The Chargers formally announced their plans for a citizens' initiative today, unveiling financing details for a proposed downtown stadium/convention center expansion.
Much will be hemmed, hawed, debated and dissected in the coming weeks and months. The 110-page initiative in its entirety can be found here.
Per the report, the $1.8 billion stadium (with $650 million of it being paid for by the Chargers and NFL) will contain approximately 65,000 seats and be expandable, as necessary, to host Super Bowls and other events. The team says it "looks forward to releasing some design drawings to the public in the coming weeks."
The Chargers must gather 66,447 signatures (from registered San Diego voters) by mid-June in order to get the initiative placed on the November ballot. Signature gathering will begin in about three weeks.
San Diego politicos wasted no time voicing uneasiness for the plan, which calls for a six-percent increase in the Transient Occupancy Tourism tax.
In a statement from Mayor Kevin Faulconer, he says: “After more than a decade, the Chargers are putting forward a plan of their own and San Diegans may finally have the ultimate say on a new stadium in November. The convention center element makes this proposal more than a stadium and the long-term future of San Diego’s tourism economy is now intertwined in this plan. As always, my top priorities are to protect jobs, protect taxpayers and do what’s right for all San Diegans. I will evaluate the proposal’s details through that lens.”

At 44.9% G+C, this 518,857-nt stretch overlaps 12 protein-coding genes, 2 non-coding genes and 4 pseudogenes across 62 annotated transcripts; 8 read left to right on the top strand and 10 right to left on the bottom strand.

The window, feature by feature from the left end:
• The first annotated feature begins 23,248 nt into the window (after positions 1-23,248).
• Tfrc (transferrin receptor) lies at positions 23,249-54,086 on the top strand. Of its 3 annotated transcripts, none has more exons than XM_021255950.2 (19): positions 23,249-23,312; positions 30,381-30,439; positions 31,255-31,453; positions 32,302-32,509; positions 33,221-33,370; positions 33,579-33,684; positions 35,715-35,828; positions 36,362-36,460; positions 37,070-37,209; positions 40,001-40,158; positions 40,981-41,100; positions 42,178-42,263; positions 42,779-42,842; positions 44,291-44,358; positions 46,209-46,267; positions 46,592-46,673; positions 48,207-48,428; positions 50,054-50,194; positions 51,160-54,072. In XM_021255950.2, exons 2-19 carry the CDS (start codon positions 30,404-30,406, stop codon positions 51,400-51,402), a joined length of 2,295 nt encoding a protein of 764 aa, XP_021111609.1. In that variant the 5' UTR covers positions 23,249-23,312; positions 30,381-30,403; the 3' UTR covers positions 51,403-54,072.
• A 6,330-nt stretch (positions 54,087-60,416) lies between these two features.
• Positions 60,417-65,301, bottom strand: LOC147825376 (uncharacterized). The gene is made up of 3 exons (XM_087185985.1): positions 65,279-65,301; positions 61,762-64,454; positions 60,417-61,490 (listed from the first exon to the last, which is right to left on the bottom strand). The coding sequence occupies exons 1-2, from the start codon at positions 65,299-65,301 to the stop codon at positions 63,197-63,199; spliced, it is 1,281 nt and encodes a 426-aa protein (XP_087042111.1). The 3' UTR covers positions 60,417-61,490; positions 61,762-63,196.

That was just one of many statements from the political community, all questioning (or resisting) the citizens' initiative. Things can change, and they may just do that once the Chargers release more details and design plans. How this looks now isn't necessarily how it will look in a month from now, or by November. More support for the project could be gained once questions are answered (including parking, traffic flow, how certain money is tagged, etc) and of course, the elephant in the room: Whether or not this project needs a simple majority or 2/3 vote to pass. That -- among other questions -- still remain.If you're looking for a silver lining, it's this: After weeks, months, years of waiting, the public finally has something to chew on as far as a stadium is concerned. Whether or not it will spit it out, remains to be seen.